Best kind of civic activism

Even if the weather doesn’t provide it, plenty of heat can be expected this summer — in election races on the August primary ballot.

A remarkable — and encouraging — number of folks tossed their summer head wear into the ring last week, the filing period for local offices. Far more positions on city councils and school boards than in recent years will be contested this time around. Several feature more than two candidates, meaning they’ll appear on the Aug. 16 primary ballot, which will start landing in voters’ mailboxes at the end of July.

One free-for-all has six candidates seeking an open seat on the Everett School Board. In Arlington, six citizens are running to replace popular two-term Mayor Margaret Larson. Incumbent mayors in Marysville, Lake Stevens, Edmonds and Darrington face challenges.

(All positions on the ballot this year, except county executive and county council, are nonpartisan. Races with three or more candidates will appear on the primary ballot, with the top two finishers advancing to the Nov. 8 general election. Nonpartisan races with just two candidates won’t be on the primary ballot.)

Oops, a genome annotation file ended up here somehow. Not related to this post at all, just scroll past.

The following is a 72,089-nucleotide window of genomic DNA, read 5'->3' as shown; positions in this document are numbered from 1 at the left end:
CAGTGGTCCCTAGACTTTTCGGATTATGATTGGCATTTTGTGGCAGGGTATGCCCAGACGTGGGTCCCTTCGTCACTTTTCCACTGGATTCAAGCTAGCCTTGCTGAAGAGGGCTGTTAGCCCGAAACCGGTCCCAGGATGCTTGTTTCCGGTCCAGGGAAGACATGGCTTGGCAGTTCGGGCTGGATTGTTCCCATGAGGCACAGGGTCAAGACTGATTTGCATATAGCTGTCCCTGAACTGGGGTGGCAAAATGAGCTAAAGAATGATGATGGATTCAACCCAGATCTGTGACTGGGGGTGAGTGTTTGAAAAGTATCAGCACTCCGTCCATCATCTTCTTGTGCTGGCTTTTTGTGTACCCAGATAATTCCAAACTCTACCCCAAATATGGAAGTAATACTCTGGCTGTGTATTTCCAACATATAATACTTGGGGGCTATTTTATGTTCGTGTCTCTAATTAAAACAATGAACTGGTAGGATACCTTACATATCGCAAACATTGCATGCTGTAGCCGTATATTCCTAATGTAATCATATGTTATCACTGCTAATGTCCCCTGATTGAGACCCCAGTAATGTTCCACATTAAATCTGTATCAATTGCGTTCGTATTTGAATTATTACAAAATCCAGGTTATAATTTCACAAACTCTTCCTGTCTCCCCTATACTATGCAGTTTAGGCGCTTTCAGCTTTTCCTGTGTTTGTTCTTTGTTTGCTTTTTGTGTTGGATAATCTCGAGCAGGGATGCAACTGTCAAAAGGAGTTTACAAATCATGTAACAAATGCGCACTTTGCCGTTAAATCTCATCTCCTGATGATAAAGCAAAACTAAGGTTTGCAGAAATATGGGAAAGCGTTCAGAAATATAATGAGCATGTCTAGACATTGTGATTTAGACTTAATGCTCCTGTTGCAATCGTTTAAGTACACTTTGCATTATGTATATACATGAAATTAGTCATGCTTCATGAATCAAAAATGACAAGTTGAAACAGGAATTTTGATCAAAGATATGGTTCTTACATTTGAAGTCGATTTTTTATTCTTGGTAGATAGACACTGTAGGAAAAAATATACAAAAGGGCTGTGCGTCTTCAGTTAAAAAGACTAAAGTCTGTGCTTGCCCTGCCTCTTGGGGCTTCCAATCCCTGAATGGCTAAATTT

In Everett, Edmonds, Lynnwood, Monroe, Mukilteo, Mountlake Terrace, Stanwood and Bothell, no city council race is going uncontested. One or more school board races will appear on the primary ballot in the Edmonds, Everett, Marysville and Monroe school districts.

The field for the County Council’s District 2 seat, representing Everett and Mukilteo, will be whittled down in August, with incumbent Democrat Brian Sullivan challenged by two Republicans, Jason Mills and Glen Sayes. So will the contest for county assessor, where incumbent Cindy Portmann squares off against Betty DeLay and Chris Vallo.

Running for local office isn’t an easy decision. Sure, it may provide a temporary ego boost, but that quickly gets overshadowed by the commitment of time — a sacrifice shared by a candidate’s family — the hard work of campaigning, and the sobering, often thankless challenge of preparing to serve, especially in a time of tight budgets and pressing needs.

Most local positions pay very little; many are essentially volunteer posts. Folks who step up to run demonstrate an admirable desire to make their communities better, to make a positive difference.

We applaud them all.

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